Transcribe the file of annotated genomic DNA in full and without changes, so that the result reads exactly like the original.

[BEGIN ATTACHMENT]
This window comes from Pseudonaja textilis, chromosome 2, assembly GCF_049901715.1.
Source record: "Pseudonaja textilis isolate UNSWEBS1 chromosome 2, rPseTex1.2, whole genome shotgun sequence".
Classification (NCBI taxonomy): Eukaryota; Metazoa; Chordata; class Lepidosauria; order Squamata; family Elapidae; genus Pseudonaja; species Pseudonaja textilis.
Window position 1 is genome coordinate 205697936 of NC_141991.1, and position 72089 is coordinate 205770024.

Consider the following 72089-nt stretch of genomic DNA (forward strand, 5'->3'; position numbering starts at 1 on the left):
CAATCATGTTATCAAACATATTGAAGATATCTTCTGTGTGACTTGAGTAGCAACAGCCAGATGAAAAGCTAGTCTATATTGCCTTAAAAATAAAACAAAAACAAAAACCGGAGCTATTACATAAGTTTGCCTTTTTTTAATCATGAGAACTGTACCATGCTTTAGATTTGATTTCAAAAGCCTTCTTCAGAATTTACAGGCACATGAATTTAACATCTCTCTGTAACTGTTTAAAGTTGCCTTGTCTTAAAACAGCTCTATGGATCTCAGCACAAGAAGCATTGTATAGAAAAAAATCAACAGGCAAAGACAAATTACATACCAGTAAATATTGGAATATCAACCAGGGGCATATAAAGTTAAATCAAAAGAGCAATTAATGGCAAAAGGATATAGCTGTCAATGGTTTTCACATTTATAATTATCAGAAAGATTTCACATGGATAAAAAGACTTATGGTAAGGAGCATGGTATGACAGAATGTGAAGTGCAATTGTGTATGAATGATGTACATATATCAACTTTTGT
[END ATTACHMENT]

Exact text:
This window comes from Pseudonaja textilis, chromosome 2, assembly GCF_049901715.1.
Source record: "Pseudonaja textilis isolate UNSWEBS1 chromosome 2, rPseTex1.2, whole genome shotgun sequence".
Classification (NCBI taxonomy): Eukaryota; Metazoa; Chordata; class Lepidosauria; order Squamata; family Elapidae; genus Pseudonaja; species Pseudonaja textilis.
Window position 1 is genome coordinate 205697936 of NC_141991.1, and position 72089 is coordinate 205770024.

Consider the following 72089-nt stretch of genomic DNA (forward strand, 5'->3'; position numbering starts at 1 on the left):
CAATCATGTTATCAAACATATTGAAGATATCTTCTGTGTGACTTGAGTAGCAACAGCCAGATGAAAAGCTAGTCTATATTGCCTTAAAAATAAAACAAAAACAAAAACCGGAGCTATTACATAAGTTTGCCTTTTTTTAATCATGAGAACTGTACCATGCTTTAGATTTGATTTCAAAAGCCTTCTTCAGAATTTACAGGCACATGAATTTAACATCTCTCTGTAACTGTTTAAAGTTGCCTTGTCTTAAAACAGCTCTATGGATCTCAGCACAAGAAGCATTGTATAGAAAAAAATCAACAGGCAAAGACAAATTACATACCAGTAAATATTGGAATATCAACCAGGGGCATATAAAGTTAAATCAAAAGAGCAATTAATGGCAAAAGGATATAGCTGTCAATGGTTTTCACATTTATAATTATCAGAAAGATTTCACATGGATAAAAAGACTTATGGTAAGGAGCATGGTATGACAGAATGTGAAGTGCAATTGTGTATGAATGATGTACATATATCAACTTTTGT